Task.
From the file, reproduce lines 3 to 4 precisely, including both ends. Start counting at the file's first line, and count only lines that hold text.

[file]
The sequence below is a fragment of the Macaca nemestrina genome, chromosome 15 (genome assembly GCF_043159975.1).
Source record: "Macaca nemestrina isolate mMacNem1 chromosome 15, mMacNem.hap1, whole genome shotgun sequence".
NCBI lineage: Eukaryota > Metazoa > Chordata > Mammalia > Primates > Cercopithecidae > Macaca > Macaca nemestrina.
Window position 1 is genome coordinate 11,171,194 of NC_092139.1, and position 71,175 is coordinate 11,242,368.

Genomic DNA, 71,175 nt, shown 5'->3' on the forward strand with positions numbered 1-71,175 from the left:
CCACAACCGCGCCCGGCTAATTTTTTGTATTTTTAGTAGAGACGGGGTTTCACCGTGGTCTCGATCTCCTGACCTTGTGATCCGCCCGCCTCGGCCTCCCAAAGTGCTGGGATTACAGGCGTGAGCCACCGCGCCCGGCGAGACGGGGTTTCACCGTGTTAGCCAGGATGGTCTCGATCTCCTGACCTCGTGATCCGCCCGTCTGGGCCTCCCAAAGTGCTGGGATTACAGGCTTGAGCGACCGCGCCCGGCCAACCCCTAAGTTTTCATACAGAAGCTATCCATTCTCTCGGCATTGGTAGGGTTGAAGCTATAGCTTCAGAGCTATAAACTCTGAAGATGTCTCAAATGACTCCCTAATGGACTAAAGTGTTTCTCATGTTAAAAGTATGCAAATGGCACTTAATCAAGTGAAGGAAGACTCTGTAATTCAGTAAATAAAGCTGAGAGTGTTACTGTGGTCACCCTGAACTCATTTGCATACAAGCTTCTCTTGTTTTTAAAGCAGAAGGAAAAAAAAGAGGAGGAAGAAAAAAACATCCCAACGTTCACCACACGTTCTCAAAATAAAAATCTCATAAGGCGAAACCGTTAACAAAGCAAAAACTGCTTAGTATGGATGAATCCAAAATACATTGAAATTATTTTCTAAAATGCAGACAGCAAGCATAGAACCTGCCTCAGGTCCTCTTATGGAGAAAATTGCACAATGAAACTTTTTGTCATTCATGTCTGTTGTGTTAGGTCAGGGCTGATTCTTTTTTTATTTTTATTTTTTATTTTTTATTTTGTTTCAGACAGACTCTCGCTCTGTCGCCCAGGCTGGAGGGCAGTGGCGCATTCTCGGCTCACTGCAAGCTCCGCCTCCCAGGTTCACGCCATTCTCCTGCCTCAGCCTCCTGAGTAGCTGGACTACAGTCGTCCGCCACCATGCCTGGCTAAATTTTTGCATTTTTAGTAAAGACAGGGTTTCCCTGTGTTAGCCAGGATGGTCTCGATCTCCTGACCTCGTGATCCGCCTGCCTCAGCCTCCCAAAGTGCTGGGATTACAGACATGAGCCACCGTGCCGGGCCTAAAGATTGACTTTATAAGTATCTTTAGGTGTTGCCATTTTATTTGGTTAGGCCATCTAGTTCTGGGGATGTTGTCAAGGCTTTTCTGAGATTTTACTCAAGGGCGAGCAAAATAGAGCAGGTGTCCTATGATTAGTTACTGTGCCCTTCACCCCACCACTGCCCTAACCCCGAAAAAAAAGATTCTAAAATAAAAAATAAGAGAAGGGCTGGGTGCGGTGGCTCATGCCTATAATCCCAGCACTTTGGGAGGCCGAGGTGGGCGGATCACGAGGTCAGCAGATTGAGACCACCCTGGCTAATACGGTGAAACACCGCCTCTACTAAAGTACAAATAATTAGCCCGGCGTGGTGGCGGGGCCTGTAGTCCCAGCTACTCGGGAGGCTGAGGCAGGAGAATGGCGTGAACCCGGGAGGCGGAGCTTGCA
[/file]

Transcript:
NCBI lineage: Eukaryota > Metazoa > Chordata > Mammalia > Primates > Cercopithecidae > Macaca > Macaca nemestrina.
Window position 1 is genome coordinate 11,171,194 of NC_092139.1, and position 71,175 is coordinate 11,242,368.